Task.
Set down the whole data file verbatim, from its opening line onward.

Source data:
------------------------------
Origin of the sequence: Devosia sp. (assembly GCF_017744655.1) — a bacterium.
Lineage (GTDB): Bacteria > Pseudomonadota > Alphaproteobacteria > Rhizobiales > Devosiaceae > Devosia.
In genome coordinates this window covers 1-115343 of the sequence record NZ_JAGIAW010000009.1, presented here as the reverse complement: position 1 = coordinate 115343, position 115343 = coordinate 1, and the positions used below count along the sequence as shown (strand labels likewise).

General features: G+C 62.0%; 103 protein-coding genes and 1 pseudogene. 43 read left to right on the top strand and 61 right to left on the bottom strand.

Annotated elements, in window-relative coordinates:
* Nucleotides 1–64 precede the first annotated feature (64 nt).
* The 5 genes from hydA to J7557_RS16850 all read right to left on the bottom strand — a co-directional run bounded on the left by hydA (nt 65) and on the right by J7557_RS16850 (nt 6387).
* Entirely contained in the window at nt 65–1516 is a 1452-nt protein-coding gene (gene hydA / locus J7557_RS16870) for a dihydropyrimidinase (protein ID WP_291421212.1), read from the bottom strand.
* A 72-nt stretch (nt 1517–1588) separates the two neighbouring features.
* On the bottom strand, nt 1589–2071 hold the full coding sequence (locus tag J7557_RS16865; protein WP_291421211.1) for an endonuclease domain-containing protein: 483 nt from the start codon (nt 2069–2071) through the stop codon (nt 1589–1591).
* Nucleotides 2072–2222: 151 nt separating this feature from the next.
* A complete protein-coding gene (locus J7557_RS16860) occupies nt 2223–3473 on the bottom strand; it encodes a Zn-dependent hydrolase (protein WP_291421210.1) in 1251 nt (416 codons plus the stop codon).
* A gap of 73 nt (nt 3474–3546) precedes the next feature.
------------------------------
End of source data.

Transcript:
Origin of the sequence: Devosia sp. (assembly GCF_017744655.1) — a bacterium.
Lineage (GTDB): Bacteria > Pseudomonadota > Alphaproteobacteria > Rhizobiales > Devosiaceae > Devosia.
In genome coordinates this window covers 1-115343 of the sequence record NZ_JAGIAW010000009.1, presented here as the reverse complement: position 1 = coordinate 115343, position 115343 = coordinate 1, and the positions used below count along the sequence as shown (strand labels likewise).

General features: G+C 62.0%; 103 protein-coding genes and 1 pseudogene. 43 read left to right on the top strand and 61 right to left on the bottom strand.

Annotated elements, in window-relative coordinates:
* Nucleotides 1–64 precede the first annotated feature (64 nt).
* The 5 genes from hydA to J7557_RS16850 all read right to left on the bottom strand — a co-directional run bounded on the left by hydA (nt 65) and on the right by J7557_RS16850 (nt 6387).
* Entirely contained in the window at nt 65–1516 is a 1452-nt protein-coding gene (gene hydA / locus J7557_RS16870) for a dihydropyrimidinase (protein ID WP_291421212.1), read from the bottom strand.
* A 72-nt stretch (nt 1517–1588) separates the two neighbouring features.
* On the bottom strand, nt 1589–2071 hold the full coding sequence (locus tag J7557_RS16865; protein WP_291421211.1) for an endonuclease domain-containing protein: 483 nt from the start codon (nt 2069–2071) through the stop codon (nt 1589–1591).
* Nucleotides 2072–2222: 151 nt separating this feature from the next.
* A complete protein-coding gene (locus J7557_RS16860) occupies nt 2223–3473 on the bottom strand; it encodes a Zn-dependent hydrolase (protein WP_291421210.1) in 1251 nt (416 codons plus the stop codon).
* A gap of 73 nt (nt 3474–3546) precedes the next feature.